“You are standing on a train platform, fear of missing the train from slavery to time. There is so much you have never said … and so little time to articulate.”
So speaks the male voice over the sound system as the enslaved Cora (Thuso Mbedo) struggles to tell her truths about the horrifying and traumatic experiences of slavery in Barry Jenkins’ brilliantly raw and stark adaptation of Colson Whitehead’s novel, The Underground Railroad.
The opening episode sees Cora and Caesar (Aaron Pierce) escape the Randall Plantation in Georgia and its slaveholding owner, Terence Randall, whose callous brutality towards his enslaved labourers is evident from the outset. Jenkins pulls no punches in his graphic depictions of the gratuitous violence meted out by Randall for the slightest infraction.
A returned runaway is set alight and publicly burned to death in the opening episode. This is tough to watch but communicates the barbarity of the system and the origins of the systematic racism that continues to bedevil the US.
I have been researching and teaching about slavery in the US for over 20 years now. I have read countless testimonies of these brutalities recollected by the enslaved, as fugitives or freedpeople. These testimonies come alive in vivid and visceral detail on screen in The Underground Railroad.
At a time when shows about slavery and the black experience are being critiqued for gratuitous violence, Jenkins has been able to avoid this critique. It might be because violence here has a point.
Yes, it is brutal but it voices the silenced histories and yet-to-be told stories of Black America. It is also tempered. Horrific, brutal scenes, both physical and emotional, are often placed alongside scenes of poignant profundity and heartbreaking tenderness.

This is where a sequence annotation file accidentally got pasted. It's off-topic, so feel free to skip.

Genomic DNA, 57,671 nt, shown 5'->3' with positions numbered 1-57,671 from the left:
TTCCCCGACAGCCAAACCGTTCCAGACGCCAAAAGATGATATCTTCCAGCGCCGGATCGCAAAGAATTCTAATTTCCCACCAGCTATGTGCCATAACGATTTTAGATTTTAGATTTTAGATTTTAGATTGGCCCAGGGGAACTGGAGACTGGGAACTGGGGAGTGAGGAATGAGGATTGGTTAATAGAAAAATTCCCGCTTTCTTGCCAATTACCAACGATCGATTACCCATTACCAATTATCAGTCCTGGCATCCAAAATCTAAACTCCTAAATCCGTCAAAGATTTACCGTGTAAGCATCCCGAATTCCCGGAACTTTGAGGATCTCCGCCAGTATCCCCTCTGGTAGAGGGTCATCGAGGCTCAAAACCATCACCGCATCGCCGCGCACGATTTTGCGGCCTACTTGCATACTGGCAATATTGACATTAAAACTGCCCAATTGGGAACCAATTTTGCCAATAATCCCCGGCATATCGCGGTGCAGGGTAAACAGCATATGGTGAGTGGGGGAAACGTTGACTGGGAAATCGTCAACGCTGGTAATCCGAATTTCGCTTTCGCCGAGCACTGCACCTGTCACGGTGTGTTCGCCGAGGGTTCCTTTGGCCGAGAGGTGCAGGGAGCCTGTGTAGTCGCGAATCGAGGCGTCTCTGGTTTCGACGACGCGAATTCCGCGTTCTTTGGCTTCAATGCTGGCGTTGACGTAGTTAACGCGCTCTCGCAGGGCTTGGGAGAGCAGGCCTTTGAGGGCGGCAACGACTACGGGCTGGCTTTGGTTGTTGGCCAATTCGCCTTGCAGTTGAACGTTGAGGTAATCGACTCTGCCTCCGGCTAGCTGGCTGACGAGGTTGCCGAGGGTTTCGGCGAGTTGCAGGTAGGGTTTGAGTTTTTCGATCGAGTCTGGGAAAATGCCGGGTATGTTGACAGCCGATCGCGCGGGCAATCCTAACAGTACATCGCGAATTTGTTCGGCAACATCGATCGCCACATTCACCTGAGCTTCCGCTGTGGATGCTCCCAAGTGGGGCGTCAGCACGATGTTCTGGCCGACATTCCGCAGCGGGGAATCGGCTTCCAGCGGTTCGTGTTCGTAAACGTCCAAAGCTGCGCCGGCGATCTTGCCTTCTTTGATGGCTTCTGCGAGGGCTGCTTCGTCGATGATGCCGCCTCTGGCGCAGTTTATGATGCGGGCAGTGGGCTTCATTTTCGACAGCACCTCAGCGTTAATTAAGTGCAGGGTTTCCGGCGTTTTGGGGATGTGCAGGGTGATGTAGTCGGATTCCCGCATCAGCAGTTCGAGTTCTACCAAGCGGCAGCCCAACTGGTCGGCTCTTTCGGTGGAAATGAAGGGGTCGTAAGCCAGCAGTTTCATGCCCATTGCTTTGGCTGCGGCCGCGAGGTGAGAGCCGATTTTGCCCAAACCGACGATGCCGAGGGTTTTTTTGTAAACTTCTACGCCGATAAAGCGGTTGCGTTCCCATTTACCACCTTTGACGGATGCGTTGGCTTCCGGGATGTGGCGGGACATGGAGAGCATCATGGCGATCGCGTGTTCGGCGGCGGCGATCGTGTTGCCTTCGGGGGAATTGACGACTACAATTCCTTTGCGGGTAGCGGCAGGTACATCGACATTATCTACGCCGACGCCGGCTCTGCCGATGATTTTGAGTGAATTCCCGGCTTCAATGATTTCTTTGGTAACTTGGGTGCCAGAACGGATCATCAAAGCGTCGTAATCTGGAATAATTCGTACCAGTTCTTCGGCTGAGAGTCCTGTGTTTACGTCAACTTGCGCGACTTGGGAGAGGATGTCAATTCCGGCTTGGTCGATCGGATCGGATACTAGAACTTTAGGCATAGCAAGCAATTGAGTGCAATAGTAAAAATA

No Place to call Freedom
Capturing the visual contrasts between slavery and so-called freedom is beautifully communicated by Jenkins.
In the opening episode, we see local slaveholders gathering on Randall’s lawn. They smirk as an enslaved boy is forced to stutter through a recollection of Thomas Jefferson’s “Declaration of Independence,” the founding document of the American Revolution.
Of course, the irony is lost on them. Jenkins, here and elsewhere powerfully captures the absurd, yet complex and complicated origins of white supremacy in Jefferson’s America.
Further on into quasi-freedom, the landscapes change. Black and white mingle in their finery on the urban streets of Griffin, South Carolina, complete with skyscrapers, schools and museum exhibits ostensibly documenting the “progress” of the African race. Cora, leaving behind her drab work clothes, is dressed in the most beautiful yellow ballgown. Caeser looks dashing in his suit.
Yet, cut to further up the freedom road, in North Carolina, and Cora is back in rags, scared and desperate. These scenes in North Carolina are dark, eerily and ominously so. Trees with “strange fruit” of black and white bodies line the entrance to town. Black people hung for the crime of their colour in a racially pure state. White townsfolk hung for harbouring fugitives from slavery.